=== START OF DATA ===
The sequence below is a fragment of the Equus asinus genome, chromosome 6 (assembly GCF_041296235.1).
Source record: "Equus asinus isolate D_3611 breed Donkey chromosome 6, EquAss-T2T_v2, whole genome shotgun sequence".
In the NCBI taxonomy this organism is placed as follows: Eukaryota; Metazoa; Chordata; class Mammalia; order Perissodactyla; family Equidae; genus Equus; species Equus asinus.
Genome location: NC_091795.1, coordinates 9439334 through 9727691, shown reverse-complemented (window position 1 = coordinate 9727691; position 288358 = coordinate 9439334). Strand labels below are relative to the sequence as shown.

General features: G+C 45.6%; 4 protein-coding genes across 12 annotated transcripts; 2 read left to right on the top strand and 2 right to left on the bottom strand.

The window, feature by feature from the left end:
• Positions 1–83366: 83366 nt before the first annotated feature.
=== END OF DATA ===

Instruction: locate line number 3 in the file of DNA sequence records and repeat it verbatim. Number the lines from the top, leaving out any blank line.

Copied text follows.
In the NCBI taxonomy this organism is placed as follows: Eukaryota; Metazoa; Chordata; class Mammalia; order Perissodactyla; family Equidae; genus Equus; species Equus asinus.